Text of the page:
SSHAC live blog: James P. Boyce’s vision for Southern Seminary – Tom Nettles

Communications Staff — February 18, 2009

Speaker: Tom Nettles

Title: professor of church history at Southern Seminary

Boyce had surveyed and experienced a variety of proposals for theological education. Boyce gave an address at Furman University in 1856, a two-hour presentation that left a strong impression.

Boyce focused on three elements in his thoughts regarding theological education:

Need for abundant ministry

An abundant ministry is needed to spread the Gospel in the world. The failure here is Baptists’ failure to uphold the principles clearly set forth in the Bible. Boyce proposed that theological education should teach a theology that the Bible teaches.

Boyce defended the biblical qualifications for a minister including knowledge. That knowledge, Boyce said, was of God and His plan of salvation, not of philosophy. Boyce readily conceded the usefulness of the faithful who love the truth.

At the same time, Boyce concluded that God would work out the greater proportion of His purpose though those with no formal training, but who faithfully hold to the truth and the teachings of Scripture. But if theological institutions can assist in preparing such men, then it is a worthwhile endeavor.

Learned ministry

Boyce believed that theological education should also train men who would become the next generation of scholars.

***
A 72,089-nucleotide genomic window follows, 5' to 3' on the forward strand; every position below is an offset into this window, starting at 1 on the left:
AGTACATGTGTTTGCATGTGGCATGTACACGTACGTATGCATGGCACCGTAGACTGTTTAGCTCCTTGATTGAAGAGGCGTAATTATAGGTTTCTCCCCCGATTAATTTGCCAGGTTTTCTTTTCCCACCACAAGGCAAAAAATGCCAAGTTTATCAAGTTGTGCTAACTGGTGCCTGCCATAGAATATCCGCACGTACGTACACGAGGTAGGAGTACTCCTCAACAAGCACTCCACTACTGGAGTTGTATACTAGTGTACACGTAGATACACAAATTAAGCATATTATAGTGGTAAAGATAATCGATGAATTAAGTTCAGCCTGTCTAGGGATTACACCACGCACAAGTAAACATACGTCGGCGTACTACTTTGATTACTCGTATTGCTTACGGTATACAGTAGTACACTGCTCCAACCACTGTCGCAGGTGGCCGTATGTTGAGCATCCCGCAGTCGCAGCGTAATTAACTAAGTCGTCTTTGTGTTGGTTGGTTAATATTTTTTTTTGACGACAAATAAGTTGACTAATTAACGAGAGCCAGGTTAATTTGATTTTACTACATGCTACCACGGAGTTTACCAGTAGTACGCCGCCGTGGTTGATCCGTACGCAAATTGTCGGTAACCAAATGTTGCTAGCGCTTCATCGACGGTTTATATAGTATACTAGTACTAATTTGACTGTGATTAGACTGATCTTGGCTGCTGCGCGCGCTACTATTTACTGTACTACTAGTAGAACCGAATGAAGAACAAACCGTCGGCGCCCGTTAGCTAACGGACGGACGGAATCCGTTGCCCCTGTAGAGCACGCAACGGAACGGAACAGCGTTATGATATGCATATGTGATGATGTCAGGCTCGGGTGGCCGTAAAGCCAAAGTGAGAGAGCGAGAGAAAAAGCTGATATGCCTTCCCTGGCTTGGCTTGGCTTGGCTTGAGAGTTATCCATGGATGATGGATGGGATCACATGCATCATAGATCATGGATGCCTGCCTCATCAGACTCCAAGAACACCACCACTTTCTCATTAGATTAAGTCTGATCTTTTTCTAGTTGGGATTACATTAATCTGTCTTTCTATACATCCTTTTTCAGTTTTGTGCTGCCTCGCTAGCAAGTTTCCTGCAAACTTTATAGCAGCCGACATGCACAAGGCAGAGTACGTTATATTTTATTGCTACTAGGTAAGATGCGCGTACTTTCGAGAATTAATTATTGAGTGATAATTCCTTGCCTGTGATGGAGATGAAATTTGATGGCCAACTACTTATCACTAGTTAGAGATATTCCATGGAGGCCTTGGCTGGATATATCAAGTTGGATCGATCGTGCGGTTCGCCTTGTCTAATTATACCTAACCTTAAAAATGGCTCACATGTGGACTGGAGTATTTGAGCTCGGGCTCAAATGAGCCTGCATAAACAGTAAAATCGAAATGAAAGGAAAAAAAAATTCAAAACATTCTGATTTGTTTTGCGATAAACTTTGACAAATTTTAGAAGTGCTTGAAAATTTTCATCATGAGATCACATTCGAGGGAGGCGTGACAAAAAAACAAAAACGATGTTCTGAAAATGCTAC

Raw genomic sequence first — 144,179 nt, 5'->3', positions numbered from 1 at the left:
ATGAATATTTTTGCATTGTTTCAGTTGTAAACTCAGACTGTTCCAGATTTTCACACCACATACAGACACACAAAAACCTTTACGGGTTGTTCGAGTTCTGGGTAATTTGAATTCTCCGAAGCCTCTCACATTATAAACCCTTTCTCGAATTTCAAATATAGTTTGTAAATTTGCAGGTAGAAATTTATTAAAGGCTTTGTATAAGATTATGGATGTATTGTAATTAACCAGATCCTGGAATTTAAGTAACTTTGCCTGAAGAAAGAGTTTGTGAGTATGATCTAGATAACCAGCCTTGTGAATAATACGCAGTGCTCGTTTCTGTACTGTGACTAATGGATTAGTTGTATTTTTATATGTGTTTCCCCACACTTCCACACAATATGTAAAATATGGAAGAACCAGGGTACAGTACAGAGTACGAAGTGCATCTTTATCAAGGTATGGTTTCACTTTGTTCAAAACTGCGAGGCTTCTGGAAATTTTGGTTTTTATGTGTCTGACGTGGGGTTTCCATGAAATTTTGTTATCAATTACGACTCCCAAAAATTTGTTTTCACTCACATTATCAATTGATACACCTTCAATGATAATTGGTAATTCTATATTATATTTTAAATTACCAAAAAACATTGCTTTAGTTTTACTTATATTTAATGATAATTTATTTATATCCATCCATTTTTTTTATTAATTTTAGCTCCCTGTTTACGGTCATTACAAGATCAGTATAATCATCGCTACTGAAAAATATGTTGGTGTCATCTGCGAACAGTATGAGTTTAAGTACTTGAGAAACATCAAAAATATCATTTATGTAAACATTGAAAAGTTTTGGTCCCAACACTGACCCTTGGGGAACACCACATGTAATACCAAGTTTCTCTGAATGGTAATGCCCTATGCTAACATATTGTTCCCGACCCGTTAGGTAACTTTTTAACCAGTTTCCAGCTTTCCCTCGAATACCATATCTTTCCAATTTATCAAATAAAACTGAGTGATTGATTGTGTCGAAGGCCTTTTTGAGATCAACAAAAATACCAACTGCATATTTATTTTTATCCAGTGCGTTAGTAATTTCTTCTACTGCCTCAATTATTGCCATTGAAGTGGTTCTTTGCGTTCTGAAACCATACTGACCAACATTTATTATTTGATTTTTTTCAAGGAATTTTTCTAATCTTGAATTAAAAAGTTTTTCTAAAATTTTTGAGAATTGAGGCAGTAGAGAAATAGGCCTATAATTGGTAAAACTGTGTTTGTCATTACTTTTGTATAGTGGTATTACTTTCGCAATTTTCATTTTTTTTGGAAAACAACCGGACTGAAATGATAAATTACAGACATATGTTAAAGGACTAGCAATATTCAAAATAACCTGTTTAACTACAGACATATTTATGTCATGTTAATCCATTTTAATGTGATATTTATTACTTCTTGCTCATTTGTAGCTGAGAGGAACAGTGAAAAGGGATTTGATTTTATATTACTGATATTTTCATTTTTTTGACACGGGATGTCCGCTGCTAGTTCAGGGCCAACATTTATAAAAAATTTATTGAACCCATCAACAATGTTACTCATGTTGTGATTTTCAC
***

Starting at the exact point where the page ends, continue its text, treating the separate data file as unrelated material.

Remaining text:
Orthodox ministry

Boyce had seen the dangers in the denigration of doctrine. Boyce had seen attacks on confessionalism and had seen the value of confessionalism.

John Broadus felt compelled to explain this point to the constituents of the seminary prior to its founding. Broadus wanted to speak to those who were nervous about having a confessional statement required of the faculty. Broadus felt compelled to explain the importance of such confessionalism for maintaining theological and doctrinal integrity and fidelity to Scripture among the faculty.

Boyce taught that the faculty should be held to a high standard and believed that confessionalism was a good tool to insure this.

For those who teach the ministry, no peculiar argument is allowable. Before agreeing to teach, professors should agree completely with the confession they sign. They should agree on every point in accordance with what the seminary believes the Bible teaches.

A similar statement to the above was incorporated into the seminary’s Abstract of Principles in 1859.

In 1874, Boyce maintained his position that such a statement of faith was essential to the survival of the school. Boyce reminded the trustees that confessions were no enemy of biblical truth, but would help promote fidelity to Scripture.

 


 

Any historical record of the founders of the Southern Baptist Convention, and The Southern Baptist Theological Seminary, is incomplete without an honest telling of their complicity in American slavery and racism. For more on that story, read here.

 

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